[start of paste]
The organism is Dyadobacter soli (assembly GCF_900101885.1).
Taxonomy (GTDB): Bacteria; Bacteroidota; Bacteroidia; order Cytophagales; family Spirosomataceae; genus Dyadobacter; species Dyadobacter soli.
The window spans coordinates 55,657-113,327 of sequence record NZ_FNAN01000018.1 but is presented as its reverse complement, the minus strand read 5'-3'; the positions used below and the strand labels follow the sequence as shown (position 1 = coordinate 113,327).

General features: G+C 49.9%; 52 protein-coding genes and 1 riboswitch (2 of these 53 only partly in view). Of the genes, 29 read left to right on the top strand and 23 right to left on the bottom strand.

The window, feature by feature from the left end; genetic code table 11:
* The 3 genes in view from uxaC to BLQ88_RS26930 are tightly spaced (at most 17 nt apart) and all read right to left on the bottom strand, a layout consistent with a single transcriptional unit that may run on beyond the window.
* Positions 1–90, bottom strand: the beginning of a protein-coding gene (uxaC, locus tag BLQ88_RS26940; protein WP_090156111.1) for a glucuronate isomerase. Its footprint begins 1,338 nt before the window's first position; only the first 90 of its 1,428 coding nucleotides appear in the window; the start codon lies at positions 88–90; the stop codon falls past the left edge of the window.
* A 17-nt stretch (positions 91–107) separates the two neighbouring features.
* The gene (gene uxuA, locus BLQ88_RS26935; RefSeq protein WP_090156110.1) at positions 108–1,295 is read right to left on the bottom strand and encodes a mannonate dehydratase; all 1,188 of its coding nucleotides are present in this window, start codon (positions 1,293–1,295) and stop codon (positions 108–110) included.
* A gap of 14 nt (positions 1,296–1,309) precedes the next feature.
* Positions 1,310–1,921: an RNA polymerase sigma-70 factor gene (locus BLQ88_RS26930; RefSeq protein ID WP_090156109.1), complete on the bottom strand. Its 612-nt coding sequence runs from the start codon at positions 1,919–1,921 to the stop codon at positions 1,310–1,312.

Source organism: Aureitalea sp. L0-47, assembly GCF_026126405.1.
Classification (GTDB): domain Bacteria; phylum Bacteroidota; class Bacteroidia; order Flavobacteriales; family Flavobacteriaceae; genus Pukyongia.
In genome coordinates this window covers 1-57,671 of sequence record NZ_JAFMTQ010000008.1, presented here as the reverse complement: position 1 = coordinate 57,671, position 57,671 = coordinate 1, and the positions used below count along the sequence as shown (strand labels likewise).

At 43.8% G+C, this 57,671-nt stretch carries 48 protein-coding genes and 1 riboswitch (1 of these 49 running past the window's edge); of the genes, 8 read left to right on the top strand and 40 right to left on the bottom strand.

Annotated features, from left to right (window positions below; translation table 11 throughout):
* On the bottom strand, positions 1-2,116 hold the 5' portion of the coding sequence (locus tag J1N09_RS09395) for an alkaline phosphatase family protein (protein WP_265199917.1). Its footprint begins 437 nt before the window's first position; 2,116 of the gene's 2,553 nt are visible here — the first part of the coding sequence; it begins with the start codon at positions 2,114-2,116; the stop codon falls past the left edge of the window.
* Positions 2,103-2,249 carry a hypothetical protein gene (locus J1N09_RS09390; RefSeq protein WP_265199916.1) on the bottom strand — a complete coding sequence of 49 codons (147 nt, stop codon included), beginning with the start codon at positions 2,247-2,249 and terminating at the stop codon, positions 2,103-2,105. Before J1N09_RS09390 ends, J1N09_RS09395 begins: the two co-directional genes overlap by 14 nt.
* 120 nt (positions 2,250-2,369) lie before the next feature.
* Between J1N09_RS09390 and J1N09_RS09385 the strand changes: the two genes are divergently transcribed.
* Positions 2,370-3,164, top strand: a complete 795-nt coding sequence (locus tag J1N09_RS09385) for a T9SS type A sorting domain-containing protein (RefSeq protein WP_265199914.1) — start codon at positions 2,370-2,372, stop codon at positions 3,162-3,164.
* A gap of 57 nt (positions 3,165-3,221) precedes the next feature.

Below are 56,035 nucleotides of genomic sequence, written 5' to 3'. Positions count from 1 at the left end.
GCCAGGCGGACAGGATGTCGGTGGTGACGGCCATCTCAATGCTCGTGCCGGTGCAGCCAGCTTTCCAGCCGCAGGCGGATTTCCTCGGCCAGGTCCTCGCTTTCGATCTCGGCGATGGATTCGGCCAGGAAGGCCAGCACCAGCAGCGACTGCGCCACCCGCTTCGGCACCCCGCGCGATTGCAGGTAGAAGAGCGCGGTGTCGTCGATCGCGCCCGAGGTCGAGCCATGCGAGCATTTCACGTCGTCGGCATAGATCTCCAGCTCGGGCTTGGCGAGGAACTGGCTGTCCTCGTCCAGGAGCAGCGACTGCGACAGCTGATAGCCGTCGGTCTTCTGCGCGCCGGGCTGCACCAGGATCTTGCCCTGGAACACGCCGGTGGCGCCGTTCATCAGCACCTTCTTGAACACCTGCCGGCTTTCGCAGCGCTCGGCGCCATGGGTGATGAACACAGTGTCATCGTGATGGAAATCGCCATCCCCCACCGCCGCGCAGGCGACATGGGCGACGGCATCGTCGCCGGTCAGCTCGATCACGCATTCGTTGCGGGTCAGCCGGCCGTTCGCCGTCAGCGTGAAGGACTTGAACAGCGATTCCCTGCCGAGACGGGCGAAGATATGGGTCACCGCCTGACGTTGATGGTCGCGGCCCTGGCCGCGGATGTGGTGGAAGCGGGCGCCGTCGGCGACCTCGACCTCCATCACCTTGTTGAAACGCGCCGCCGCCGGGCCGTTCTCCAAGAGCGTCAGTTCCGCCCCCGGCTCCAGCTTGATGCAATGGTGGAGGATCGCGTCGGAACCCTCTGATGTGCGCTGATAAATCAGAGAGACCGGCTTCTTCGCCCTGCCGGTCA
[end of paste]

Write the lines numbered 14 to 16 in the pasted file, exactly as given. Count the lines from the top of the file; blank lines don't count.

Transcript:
In genome coordinates this window covers 1-57,671 of sequence record NZ_JAFMTQ010000008.1, presented here as the reverse complement: position 1 = coordinate 57,671, position 57,671 = coordinate 1, and the positions used below count along the sequence as shown (strand labels likewise).

At 43.8% G+C, this 57,671-nt stretch carries 48 protein-coding genes and 1 riboswitch (1 of these 49 running past the window's edge); of the genes, 8 read left to right on the top strand and 40 right to left on the bottom strand.

Annotated features, from left to right (window positions below; translation table 11 throughout):